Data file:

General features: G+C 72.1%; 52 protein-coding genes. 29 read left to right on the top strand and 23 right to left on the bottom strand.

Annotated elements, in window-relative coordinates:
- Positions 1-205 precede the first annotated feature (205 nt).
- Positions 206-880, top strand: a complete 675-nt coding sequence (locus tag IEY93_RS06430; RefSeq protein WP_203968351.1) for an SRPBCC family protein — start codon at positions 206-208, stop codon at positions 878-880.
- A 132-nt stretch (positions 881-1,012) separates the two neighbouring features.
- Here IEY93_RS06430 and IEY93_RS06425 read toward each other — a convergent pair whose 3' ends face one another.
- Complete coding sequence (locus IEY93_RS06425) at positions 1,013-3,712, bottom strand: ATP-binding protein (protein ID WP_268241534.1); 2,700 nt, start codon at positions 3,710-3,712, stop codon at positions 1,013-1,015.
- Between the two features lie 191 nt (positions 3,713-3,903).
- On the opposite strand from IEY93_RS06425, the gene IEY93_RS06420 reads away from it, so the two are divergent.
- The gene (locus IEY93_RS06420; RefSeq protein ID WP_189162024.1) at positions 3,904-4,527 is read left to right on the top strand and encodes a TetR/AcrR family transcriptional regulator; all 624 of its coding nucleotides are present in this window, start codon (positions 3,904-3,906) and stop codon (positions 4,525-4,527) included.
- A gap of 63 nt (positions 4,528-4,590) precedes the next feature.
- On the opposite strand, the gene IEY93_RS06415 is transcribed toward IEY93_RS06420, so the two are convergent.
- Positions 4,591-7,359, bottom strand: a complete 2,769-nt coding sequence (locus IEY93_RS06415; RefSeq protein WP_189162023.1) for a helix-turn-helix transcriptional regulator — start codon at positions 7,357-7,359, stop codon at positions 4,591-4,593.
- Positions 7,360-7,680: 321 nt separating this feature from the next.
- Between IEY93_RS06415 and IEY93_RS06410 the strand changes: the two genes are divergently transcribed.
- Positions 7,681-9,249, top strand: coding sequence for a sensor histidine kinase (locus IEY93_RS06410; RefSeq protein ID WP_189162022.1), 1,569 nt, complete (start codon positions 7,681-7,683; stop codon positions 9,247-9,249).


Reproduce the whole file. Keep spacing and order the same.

General features: G+C 72.1%; 52 protein-coding genes. 29 read left to right on the top strand and 23 right to left on the bottom strand.

Annotated elements, in window-relative coordinates:
- Positions 1-205 precede the first annotated feature (205 nt).
- Positions 206-880, top strand: a complete 675-nt coding sequence (locus tag IEY93_RS06430; RefSeq protein WP_203968351.1) for an SRPBCC family protein — start codon at positions 206-208, stop codon at positions 878-880.
- A 132-nt stretch (positions 881-1,012) separates the two neighbouring features.
- Here IEY93_RS06430 and IEY93_RS06425 read toward each other — a convergent pair whose 3' ends face one another.
- Complete coding sequence (locus IEY93_RS06425) at positions 1,013-3,712, bottom strand: ATP-binding protein (protein ID WP_268241534.1); 2,700 nt, start codon at positions 3,710-3,712, stop codon at positions 1,013-1,015.
- Between the two features lie 191 nt (positions 3,713-3,903).
- On the opposite strand from IEY93_RS06425, the gene IEY93_RS06420 reads away from it, so the two are divergent.
- The gene (locus IEY93_RS06420; RefSeq protein ID WP_189162024.1) at positions 3,904-4,527 is read left to right on the top strand and encodes a TetR/AcrR family transcriptional regulator; all 624 of its coding nucleotides are present in this window, start codon (positions 3,904-3,906) and stop codon (positions 4,525-4,527) included.
- A gap of 63 nt (positions 4,528-4,590) precedes the next feature.
- On the opposite strand, the gene IEY93_RS06415 is transcribed toward IEY93_RS06420, so the two are convergent.
- Positions 4,591-7,359, bottom strand: a complete 2,769-nt coding sequence (locus IEY93_RS06415; RefSeq protein WP_189162023.1) for a helix-turn-helix transcriptional regulator — start codon at positions 7,357-7,359, stop codon at positions 4,591-4,593.
- Positions 7,360-7,680: 321 nt separating this feature from the next.
- Between IEY93_RS06415 and IEY93_RS06410 the strand changes: the two genes are divergently transcribed.
- Positions 7,681-9,249, top strand: coding sequence for a sensor histidine kinase (locus IEY93_RS06410; RefSeq protein ID WP_189162022.1), 1,569 nt, complete (start codon positions 7,681-7,683; stop codon positions 9,247-9,249).